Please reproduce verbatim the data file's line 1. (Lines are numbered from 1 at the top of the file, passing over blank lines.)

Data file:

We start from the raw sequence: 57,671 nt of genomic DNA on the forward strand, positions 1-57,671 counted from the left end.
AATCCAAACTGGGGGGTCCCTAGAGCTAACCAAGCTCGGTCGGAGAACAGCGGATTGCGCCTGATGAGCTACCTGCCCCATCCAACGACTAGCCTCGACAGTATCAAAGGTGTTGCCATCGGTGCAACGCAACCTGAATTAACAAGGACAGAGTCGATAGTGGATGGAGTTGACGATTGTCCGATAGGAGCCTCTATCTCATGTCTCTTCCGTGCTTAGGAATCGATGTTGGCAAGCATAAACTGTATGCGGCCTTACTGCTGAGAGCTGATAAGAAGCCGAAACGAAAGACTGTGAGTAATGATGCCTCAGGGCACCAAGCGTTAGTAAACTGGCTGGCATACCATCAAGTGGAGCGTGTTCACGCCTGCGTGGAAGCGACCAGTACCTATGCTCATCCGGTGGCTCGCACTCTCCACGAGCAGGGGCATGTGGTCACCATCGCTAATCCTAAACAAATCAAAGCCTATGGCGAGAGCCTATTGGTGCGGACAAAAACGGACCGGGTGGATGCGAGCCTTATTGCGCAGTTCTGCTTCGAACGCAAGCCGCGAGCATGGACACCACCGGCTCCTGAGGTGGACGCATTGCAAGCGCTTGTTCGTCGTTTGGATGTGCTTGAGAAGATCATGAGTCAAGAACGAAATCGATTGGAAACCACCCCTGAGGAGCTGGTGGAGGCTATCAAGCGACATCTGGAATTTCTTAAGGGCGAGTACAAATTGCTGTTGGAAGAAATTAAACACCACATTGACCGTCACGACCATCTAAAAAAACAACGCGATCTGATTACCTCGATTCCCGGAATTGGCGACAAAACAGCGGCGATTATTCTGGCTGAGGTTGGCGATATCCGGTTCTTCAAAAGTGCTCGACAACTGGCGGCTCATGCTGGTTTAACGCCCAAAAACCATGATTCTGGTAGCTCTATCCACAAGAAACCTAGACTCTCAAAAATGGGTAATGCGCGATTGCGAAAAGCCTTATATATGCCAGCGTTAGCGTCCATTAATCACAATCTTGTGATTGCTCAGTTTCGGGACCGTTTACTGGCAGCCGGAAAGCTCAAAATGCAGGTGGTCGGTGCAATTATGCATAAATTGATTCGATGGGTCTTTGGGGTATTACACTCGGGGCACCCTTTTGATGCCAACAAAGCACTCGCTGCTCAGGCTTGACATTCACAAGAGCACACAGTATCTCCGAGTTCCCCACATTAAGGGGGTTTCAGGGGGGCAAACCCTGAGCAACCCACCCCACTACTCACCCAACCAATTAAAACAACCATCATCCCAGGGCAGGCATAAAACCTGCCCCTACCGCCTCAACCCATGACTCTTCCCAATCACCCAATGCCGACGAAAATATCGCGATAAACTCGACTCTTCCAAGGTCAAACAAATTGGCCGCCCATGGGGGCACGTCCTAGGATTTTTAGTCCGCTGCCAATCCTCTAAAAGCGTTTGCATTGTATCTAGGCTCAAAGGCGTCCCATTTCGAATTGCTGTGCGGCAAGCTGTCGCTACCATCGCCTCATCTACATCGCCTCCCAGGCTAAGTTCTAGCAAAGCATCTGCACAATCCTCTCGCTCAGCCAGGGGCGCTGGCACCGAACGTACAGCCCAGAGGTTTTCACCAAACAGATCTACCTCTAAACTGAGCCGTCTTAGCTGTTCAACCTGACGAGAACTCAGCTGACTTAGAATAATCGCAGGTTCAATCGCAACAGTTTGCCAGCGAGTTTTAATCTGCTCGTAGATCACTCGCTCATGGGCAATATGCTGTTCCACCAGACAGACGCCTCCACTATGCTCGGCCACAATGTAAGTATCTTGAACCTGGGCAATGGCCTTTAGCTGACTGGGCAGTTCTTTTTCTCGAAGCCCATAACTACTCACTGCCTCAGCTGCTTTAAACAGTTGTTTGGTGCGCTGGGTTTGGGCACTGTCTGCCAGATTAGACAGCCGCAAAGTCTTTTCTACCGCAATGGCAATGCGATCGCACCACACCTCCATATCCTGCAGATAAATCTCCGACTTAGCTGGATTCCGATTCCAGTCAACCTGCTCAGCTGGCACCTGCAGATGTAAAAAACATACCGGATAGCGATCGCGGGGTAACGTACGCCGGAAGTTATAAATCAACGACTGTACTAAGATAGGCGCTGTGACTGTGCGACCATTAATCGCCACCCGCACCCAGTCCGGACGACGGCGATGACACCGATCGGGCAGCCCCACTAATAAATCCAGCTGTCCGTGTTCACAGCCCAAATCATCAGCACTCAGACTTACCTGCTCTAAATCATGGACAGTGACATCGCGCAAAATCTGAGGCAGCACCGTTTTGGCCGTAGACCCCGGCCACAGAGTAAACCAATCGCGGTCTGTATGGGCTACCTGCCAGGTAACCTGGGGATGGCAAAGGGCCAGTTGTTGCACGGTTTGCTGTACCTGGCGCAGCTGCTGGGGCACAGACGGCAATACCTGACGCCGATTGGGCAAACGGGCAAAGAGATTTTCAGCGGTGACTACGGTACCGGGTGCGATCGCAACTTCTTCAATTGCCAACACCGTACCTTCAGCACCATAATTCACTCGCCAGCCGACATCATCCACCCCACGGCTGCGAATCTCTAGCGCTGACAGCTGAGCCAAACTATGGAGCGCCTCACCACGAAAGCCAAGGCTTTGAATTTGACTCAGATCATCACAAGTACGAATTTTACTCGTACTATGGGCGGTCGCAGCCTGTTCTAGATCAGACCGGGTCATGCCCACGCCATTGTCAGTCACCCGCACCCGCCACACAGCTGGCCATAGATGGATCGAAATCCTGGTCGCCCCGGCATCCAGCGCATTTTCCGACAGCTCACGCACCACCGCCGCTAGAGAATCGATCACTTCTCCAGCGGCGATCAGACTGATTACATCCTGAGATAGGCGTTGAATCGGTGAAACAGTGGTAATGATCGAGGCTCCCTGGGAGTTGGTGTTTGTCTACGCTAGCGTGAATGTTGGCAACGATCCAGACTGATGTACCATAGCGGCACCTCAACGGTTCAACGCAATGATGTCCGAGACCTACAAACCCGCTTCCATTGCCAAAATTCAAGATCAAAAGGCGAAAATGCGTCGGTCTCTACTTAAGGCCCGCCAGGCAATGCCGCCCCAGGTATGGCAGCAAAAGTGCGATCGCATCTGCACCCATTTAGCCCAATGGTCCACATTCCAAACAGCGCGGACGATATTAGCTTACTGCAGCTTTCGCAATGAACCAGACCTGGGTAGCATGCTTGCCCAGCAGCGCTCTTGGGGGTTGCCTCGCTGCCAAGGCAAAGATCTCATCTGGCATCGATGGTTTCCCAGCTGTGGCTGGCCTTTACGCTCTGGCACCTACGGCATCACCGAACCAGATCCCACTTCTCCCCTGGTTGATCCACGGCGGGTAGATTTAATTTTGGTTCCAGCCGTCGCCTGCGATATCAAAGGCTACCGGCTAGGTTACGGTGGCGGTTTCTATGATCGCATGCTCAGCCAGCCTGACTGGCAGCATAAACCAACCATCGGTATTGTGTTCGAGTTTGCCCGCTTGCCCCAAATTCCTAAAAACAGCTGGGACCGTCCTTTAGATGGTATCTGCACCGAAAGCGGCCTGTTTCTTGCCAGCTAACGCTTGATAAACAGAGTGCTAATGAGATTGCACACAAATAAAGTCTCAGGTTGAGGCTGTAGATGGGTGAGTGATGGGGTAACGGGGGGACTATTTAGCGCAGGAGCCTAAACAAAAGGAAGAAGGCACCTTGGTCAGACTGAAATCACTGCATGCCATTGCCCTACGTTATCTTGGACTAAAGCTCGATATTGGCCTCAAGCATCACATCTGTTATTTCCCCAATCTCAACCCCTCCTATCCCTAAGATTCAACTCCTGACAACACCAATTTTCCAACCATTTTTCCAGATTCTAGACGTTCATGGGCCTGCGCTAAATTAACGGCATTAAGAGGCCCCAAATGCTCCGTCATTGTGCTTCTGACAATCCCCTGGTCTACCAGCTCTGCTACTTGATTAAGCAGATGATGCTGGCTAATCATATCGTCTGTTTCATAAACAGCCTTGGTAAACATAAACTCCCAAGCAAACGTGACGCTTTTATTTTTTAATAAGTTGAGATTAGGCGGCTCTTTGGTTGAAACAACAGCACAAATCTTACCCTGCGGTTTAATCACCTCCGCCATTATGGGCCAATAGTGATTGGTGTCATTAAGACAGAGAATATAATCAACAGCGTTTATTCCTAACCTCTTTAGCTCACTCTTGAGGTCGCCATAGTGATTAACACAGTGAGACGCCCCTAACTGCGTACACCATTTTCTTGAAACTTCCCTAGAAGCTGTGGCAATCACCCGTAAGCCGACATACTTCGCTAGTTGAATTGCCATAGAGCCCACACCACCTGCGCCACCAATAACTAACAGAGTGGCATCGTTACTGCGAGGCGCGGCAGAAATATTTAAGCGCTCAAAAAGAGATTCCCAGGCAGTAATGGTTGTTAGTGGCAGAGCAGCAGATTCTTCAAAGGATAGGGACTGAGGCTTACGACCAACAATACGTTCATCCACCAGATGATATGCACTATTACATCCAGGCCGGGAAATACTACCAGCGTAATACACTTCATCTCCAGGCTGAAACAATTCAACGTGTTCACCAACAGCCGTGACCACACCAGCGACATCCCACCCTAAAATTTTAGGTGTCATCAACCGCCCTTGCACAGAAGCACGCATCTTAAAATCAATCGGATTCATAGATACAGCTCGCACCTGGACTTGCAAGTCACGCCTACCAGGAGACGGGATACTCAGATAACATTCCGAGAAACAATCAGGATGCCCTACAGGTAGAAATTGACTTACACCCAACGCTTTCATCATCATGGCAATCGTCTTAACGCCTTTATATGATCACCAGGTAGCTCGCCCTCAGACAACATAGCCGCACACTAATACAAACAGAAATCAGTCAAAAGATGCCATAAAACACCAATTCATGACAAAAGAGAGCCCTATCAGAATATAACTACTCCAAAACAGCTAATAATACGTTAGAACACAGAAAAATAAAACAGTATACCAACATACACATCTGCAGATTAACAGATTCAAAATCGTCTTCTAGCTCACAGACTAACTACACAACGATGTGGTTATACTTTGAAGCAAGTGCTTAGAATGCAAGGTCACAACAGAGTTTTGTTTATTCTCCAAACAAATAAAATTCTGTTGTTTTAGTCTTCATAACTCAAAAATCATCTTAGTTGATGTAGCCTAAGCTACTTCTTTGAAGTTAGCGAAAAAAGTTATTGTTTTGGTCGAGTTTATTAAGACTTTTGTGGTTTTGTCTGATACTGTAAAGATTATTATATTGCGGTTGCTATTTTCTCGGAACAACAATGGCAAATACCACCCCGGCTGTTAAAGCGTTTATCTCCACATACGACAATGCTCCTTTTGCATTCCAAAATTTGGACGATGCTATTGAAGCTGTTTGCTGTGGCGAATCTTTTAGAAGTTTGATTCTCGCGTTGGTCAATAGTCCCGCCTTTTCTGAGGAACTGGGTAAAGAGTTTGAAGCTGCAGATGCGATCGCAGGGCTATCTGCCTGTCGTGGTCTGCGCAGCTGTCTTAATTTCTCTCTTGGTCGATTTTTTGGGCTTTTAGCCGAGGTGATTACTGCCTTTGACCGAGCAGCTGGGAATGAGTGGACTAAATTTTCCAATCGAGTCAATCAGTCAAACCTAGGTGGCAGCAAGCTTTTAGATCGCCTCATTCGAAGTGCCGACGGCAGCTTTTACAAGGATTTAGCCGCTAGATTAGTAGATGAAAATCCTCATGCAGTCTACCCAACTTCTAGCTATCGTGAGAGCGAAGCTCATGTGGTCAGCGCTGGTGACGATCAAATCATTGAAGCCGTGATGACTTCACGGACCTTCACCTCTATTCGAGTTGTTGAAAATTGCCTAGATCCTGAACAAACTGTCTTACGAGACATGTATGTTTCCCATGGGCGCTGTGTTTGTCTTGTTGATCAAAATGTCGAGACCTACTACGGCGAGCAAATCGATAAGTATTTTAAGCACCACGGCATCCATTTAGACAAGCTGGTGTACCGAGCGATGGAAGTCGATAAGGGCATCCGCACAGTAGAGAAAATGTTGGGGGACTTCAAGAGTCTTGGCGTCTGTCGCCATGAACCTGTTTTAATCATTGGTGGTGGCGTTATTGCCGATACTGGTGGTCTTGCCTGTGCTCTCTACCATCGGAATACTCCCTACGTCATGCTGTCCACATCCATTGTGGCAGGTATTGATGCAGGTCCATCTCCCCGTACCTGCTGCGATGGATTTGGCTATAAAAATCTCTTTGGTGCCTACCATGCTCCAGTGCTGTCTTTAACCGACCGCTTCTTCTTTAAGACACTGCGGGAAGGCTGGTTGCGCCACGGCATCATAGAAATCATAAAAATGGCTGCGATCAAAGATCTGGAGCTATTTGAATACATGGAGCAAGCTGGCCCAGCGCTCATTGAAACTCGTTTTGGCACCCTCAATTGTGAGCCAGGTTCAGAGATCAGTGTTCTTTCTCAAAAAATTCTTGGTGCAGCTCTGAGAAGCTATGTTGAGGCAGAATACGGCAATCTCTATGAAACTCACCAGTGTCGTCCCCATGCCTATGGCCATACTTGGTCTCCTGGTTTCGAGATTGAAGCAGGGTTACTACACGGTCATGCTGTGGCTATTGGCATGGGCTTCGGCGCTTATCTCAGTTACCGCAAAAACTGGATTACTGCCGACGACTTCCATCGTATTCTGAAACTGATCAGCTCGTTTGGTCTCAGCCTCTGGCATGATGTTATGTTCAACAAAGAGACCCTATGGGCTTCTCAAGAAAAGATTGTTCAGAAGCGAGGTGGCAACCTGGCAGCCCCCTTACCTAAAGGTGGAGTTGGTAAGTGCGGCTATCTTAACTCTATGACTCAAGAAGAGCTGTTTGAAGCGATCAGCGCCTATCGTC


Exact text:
We start from the raw sequence: 57,671 nt of genomic DNA on the forward strand, positions 1-57,671 counted from the left end.